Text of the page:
Danish ports are interested in the EU elections. The leading candidates are interested in ports. Read about Danish Ports' and politicians' key issues for ports EU needs to be more ambitious in its ports policy On Sunday there are elections to the European Parliament. 90% of the legislation in the transport sector is based on European legislation. 80% of Danish foreign trade passes through Danish ports. It is mainly goods coming from other EU countries. Efficient and cheap logistics is an important prerequisite for the Single Market to be realized at all. But the European market and European trade are also crucial for the development of the ports. Ports must have a reasonable and transparent framework for developing their business. Danish Ports is working to ensure that the EU becomes more ambitious in its policy for ports:
- A port is more than transportation. It is a business hub for industry and services. The EU must recognize ports as modern and versatile businesses.
- Illegal state aid is unacceptable competition. But aid comes in many guises. The EU must act.
- There must be no internal distortions of competition in the EU. Southern European ports and railways receive huge subsidies from the EU. The EU must ensure that it does not remove the basis for northern European ports.
- Reduce barriers and especially bureaucratic requirements. Facilitate short sea shipping and create a single maritime market. The EU talks about it, but not enough is happening.
Such goals cannot be achieved without active parliamentarians. Anne E. Jensen has worked tirelessly for the transport industry for 10 years. Now vice-chair of the Danish Ports Association, Anne has a few words of advice to pass on before the baton is passed on to the 13 MEPs we will elect on Sunday. The candidates will of course also be given the floor and the opportunity to present their priorities. A very good election to all on Sunday. Desires in the port area Source: Europa.eu - Newsroom Danish Ports has accepted the offer to provide input to the Ministry of Transport on how the organization proposes Danish priorities on the EU transport agenda. These are concrete initiatives that Danish Ports would like to see in the upcoming Commission's legislative program. Danish Ports' five priorities are:
- Extending the Single Market - maritime transport without barriers
- Continuing to seek areas for blue growth
- An evaluation of maritime security rules for ports and facilities
- Earmarking of regional infrastructure funds
- Guidelines on State aid for ports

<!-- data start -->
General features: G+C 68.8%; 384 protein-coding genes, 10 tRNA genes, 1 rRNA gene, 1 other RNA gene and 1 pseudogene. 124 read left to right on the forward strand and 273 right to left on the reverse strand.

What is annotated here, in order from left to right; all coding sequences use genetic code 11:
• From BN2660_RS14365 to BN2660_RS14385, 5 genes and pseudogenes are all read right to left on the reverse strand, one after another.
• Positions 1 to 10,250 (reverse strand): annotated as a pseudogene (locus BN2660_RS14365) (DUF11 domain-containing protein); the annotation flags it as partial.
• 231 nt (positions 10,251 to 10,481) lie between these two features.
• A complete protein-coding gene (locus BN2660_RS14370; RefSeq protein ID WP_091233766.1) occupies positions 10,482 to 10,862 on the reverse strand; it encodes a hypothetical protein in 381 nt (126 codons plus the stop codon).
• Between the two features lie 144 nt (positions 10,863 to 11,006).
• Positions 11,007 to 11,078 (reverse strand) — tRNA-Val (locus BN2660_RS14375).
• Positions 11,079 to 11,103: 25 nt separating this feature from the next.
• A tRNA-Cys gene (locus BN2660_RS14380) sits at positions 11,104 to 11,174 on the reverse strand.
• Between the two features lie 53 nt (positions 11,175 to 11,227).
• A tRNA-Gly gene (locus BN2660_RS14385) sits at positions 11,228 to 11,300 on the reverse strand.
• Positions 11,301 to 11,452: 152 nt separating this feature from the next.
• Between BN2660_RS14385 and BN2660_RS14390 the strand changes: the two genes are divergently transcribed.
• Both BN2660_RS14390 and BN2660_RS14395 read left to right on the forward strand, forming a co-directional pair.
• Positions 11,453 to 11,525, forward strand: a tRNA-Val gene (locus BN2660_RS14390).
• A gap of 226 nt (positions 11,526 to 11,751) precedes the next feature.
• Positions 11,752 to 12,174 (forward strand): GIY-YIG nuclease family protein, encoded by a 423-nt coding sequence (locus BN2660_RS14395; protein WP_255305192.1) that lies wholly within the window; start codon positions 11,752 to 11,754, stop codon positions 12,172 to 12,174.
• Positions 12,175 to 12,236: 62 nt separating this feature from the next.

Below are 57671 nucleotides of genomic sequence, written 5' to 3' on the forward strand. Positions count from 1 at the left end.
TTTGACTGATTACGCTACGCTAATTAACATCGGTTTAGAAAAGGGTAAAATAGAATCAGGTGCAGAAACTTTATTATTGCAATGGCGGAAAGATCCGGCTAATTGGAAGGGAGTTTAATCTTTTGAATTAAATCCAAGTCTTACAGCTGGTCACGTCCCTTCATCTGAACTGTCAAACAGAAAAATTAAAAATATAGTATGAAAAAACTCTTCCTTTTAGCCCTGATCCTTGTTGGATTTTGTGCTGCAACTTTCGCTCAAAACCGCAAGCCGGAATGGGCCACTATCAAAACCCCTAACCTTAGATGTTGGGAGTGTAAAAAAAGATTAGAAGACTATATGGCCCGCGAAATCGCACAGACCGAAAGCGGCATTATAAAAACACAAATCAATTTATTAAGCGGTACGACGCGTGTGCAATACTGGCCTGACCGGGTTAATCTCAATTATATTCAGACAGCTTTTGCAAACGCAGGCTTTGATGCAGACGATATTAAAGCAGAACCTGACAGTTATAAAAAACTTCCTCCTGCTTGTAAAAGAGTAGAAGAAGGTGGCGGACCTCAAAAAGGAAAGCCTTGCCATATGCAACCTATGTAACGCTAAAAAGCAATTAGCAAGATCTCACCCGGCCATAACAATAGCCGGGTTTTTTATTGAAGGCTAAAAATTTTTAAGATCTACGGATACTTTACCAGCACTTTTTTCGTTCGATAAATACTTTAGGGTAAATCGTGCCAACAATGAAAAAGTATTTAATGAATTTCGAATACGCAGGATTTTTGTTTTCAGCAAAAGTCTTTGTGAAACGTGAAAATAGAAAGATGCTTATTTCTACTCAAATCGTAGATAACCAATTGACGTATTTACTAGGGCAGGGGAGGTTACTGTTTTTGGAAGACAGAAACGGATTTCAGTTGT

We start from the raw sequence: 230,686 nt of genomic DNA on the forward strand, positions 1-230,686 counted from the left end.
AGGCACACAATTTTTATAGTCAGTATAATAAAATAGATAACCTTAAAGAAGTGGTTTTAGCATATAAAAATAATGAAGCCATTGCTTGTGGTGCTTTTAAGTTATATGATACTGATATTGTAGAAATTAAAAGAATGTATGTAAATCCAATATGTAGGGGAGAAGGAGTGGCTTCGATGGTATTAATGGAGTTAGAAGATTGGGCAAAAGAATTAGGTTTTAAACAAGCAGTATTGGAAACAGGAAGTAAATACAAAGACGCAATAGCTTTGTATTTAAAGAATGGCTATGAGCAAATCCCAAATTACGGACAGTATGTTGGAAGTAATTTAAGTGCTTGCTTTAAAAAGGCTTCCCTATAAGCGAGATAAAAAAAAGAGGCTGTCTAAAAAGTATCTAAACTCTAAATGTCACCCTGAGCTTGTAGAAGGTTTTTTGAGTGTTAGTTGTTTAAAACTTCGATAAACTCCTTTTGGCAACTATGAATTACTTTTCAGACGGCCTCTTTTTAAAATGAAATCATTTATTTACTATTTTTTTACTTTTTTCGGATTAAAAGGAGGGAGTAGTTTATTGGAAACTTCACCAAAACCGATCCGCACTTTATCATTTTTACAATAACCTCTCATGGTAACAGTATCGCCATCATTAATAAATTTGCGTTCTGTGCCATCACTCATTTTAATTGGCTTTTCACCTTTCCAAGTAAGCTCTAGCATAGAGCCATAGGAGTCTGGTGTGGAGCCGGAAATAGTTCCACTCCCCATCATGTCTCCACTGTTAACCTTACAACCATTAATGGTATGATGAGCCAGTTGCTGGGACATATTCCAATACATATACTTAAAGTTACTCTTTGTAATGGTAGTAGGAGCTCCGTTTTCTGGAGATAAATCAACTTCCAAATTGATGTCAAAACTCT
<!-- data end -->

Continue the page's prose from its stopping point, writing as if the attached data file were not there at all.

Read the full proposal from Danish Ports Anne E. Jensen: The EU makes a difference Anne E. Jensen retires after 15 years in the European Parliament. Throughout the years, Anne E. Jensen has been the ports' most important link in the Parliament and one of the few Danish MEPs to have sat on the Committee on Transport and Tourism. Always ready to receive and give good advice. Always ready to bind the parties together. We saw the latter most recently in connection with the hosting of the Baltic Ports Organization's annual lunch with representatives from Parliament, Commission and ports. On 3 April, the General Assembly of Danish Ports elected Anne E. Jensen as the new Vice President of the organization. Although there have been many negotiations and many results, can you point out one area where Danish ports particularly benefit from the fact that there are parliamentarians who are also interested in port issues? There are many areas, for example the whole framework for environmental regulation, security against terrorism, liberalization of port services and TEN-T infrastructure investments. If you were to give ports one piece of advice, what should they be particularly interested in during the next term of the European Parliament? Ports must have an international outlook. Competitors may be in Sweden, Germany or Poland, but so can partners. You have been to many ports. Which port have you visited most recently? I think the last port I visited was Esbjerg. I have been busy with the budget in recent years, but otherwise I have visited many major ports in the EU, such as Rotterdam, Hamburg and Antwerp, ports in Southern Europe and around the Baltic Sea. Candidates have the floor Source: Social Democratic Party Jeppe Kofod, lead candidate for the Social Democratic Party: What opportunities do you see for Danish ports and a strong transport sector in Europe? I am very interested in the area of transport policy, and especially in how we improve the conditions for public transport so that we can have more and better green transport. I believe we need to increase investment in the transport sector so that we can connect Europe in a sustainable way. This is both about better and faster trains and ferries that bring both people and goods faster, and about lowering prices so that public transport becomes competitive. The funds for the increased support can be taken from the large agricultural subsidies. Do you have a priority you will fight for in the Parliament that could have a particular impact on manufacturers choosing to set up in Denmark and not just use us as a transit country? I want to work to create the best framework conditions for Danish companies, and it must always be attractive to establish a business in Denmark. One of the sectors where we have a unique opportunity to create new jobs today is in green industry. The Social Democrats believe that there is a need to increase the EU's climate targets. We are very good at green energy in Denmark, and it means a lot for our economy. In 2012, Denmark exported green environmental technology worth DKK 32.5 billion. This makes Denmark the EU country with the highest growth in the green technology sector from 2002 to 2012. Exports increased from DKK 6.9 billion to DKK 32.5 billion. Therefore, I believe that this is a sector that we must give high priority. Transport is an important part of the Single Market, allowing goods to move between countries How will you work to ensure that Denmark and Danish ports are not left behind by Europe? It is important for Denmark and Danish companies that we are closely connected to the rest of Europe. Due to our location in Europe and our long coastline, it is particularly important that ferry transport has proper conditions. And here the Danish ports play a major role. The ports in Northern Europe must continue to be competitive, and I believe that this can be promoted, among other things, through EU funding. Source: Photographer Roben Skjoldborg Bendt Bendtsen, lead candidate for the Conservative People's Party: What opportunities do you see for Danish ports and a strong transport sector in Europe? As an old and proud maritime nation, Denmark has already built up a position of strength, and the ports are a very important part of this. To strengthen our position, it is important to bring the ports even more into play - not only as a port of call for ships, but also as a business hub for new activities such as wind turbine production and services and support functions in relation to transport and production. Do you have a priority you will fight for in the Parliament that could have a particular impact on manufacturers choosing to set up in Denmark and not just use us as a transit country? First and foremost, we must ensure that our basic framework conditions are in order. In Denmark, we must keep taxes and costs down, but I can work through the European Parliament to ensure that our common policies are geared in a direction that benefits businesses, especially small and medium-sized enterprises. This means, for example, fighting administrative red tape and alleviating problems with access to finance. Transport is an important part of the Single Market, allowing goods to move between countries How will you work to ensure that Denmark and Danish ports are not left behind by Europe? We must develop the Danish traffic infrastructure so that it works better together and makes Denmark a more attractive place to locate - this will also benefit the ports. But it is also necessary to fight for a level playing field within the EU, and this means ending unfair competition and state aid to ports abroad. Source: Danish Parliament Ulla Tørnæs, lead candidate for the Liberal Party: What opportunities do you see for Danish ports and a strong transport sector in Europe? European ports are not just transit centers, but business centers where industry, business and service companies are located. In Denmark, we have liberalized the Port Act, which provides opportunities for Danish ports to develop into real business centers, which has been very positive, especially outside Denmark's largest cities. This is a very positive development. The port sector is an international industry. Therefore, it is crucial that we ensure uniform and fair implementation of EU legislation throughout the EU. In Denmark, we have a tradition of being an "EU dove" that implements EU rules far more restrictively than other EU countries. One example is the terrorist protection of Danish ports. In Denmark, ports must be secured against all forms of criminal activity, while in the Netherlands, for example, ports are only secured in relation to the specific terrorist threat to the port. This means that Danish ports must invest more in equipment to protect against terrorism than, for example, Dutch ports. This in turn means that Danish ports lose competitiveness and Denmark loses jobs. In the European Parliament, I will work to ensure that we in the EU have concrete tools to ensure uniform implementation of EU rules throughout the EU. A level playing field is the prerequisite for a strong Danish port sector and a strong transport industry in Europe. Do you have a priority you will fight for in the Parliament that could have a particular impact on manufacturers choosing to set up in Denmark and not just use us as a transit country? I will work to ensure that the European Parliament sets a strong growth agenda. This is about the EU completing the single market in services, the digital single market and the single market for energy. And it is about free trade agreements, cutting red tape and bureaucracy and concluding free trade agreements with other major economies. If we are to create growth and new jobs in Denmark, it is very much about ensuring that Danish and European companies have a level playing field. Some things we can address in the European Parliament, such as ensuring uniform implementation of EU rules throughout the EU, and other aspects of competitiveness, such as the very high Danish energy taxes that today send jobs abroad, we must address in the Danish Parliament. I am therefore pleased that the Liberal Party in the Danish Parliament as well as in the European Parliament is working determinedly to ensure new growth and create new jobs in Denmark. If we are to pull Denmark out of the shadows of the international financial crisis, our growth initiatives in Denmark and in the EU must go hand in hand. Transport is an important part of the Single Market, allowing goods to move between countries How will you work to ensure that Denmark and Danish ports are not left behind by Europe? For me, ensuring that Denmark and Danish ports can compete in the EU is about ensuring equal conditions of competition throughout the EU. It is about uniform implementation of EU rules and about combating indirect and illegal state aid. The EU is built on a foundation of breaking down barriers in trade between EU countries, and therefore it is also completely unacceptable that certain EU countries provide illegal and indirect support to their ports and other industries. This is where we in the EU must take action and combat all forms of illegal and indirect state aid. This applies to the port sector, agriculture and other industries. Source: Liberal Alliance Christina Egelund, lead candidate for Liberal Alliance: What opportunities do you see for Danish ports and a strong transport sector in Europe? Liberal Alliance goes to the parliamentary elections with a desire to slim down the EU's areas of competence and bring the Union back to Community level. In our view, the EU should focus on what it was intended to do, namely to create the framework for a well-functioning internal market with trade at the forefront. Everything else is far better left to the nation states. In its cross-border activities, a strong transport sector and well thought-out port cooperation are of course very crucial in this respect. We see great opportunities from the path that Danish ports are already following, namely to think of ports as more than just "loading and unloading areas". Do you have a priority you will fight for in the Parliament that could have a particular impact on manufacturers choosing to set up in Denmark and not just use us as a transit country? Overall, it is a national task to ensure attractive production conditions for businesses. Unfortunately, Denmark leaves much to be desired here - especially because of the high level of duties and taxes. Most people are familiar with the Liberal Alliance's position in this area, and I naturally - also as a business owner - support the Liberal Alliance's fight for better business conditions in the form of, among other things, a halving of the corporate tax rate and an end to unnecessary bureaucracy. Having said that, the EU Parliament is of course involved in creating the framework for production in the individual countries. One of my key concerns is to ensure the best possible conditions for free trade. This includes equal conditions between countries, which I believe are not present today. Here I am thinking in particular of the regional subsidy schemes that distort the EU - and which often favor the southern and eastern European countries to a completely unacceptable and competition-distorting degree. These must, to the best of my conviction, be done away with. Transport is an important part of the Single Market, allowing goods to move between countries How will you work to ensure that Denmark and Danish ports are not left behind by Europe? I am firmly convinced that the initiatives the Commission has "launched" concerning, among other things, the facilitation of customs clearance for ships are a very important track to follow. It is obvious that unnecessary bureaucracy and consequent delays are hampering the competitiveness of the sector. The administrative burdens in the ports, which short sea shipping in particular suffers from, must be minimized and here I believe that Denmark - as a maritime nation - should take the lead in the fight to improve the conditions of the maritime sector so that it competes on equal terms with other forms of transport. Source: Danish People's Party Morten Messerschmidt, lead candidate for the Danish People's Party: What opportunities do you see for Danish ports and a strong transport sector in Europe? I am convinced that the Danish ports will do well in open and free competition. And with that, I have almost answered question no. 2. There is great growth potential in the Danish ports, and therefore we must from a political point of view - in the Danish Parliament as well as in the EU - ensure that the ports are given better opportunities for business development with several different types of business, so that the ports to an even greater extent will function as business centers. This will not least benefit the peripheral areas, which we in the Danish People's Party prioritize highly. Do you have a priority you will fight for in the Parliament that could have a particular impact on manufacturers choosing to set up in Denmark and not just use us as a transit country? Once again, I would like to point out the importance of ensuring equal conditions of competition and economic transparency. I am convinced that if the Danish ports - and the Danish business community in general - are given proper framework conditions that do not put companies at a disadvantage compared to companies in other EU countries, the Danish ports will manage. Of course, we can also do a lot from the Danish side at home by ensuring that we ourselves do not give Danish ports worse conditions than in other EU countries. One way of doing this is to ensure that we do not over-implement EU legislation. Transport is an important part of the Single Market, so that goods can move between countries How will you work to ensure that Denmark and Danish ports are not left behind by Europe? At the risk of repeating myself, I would again point to the importance of a level playing field. Of course, this also means increased focus on transparency and uniform rules in relation to state aid. I and my newly elected colleagues from the Danish People's Party (DF) in the European Parliament will of course work for this. It goes without saying that the infrastructure to and from ports is of great importance, and I am also pleased that the DF is part of the Port Packages that have contributed to ensuring infrastructural improvements. At EU level, it is also incredibly important that Denmark has been successful in securing EU funding for a number of the major infrastructure projects that are being implemented in recent years.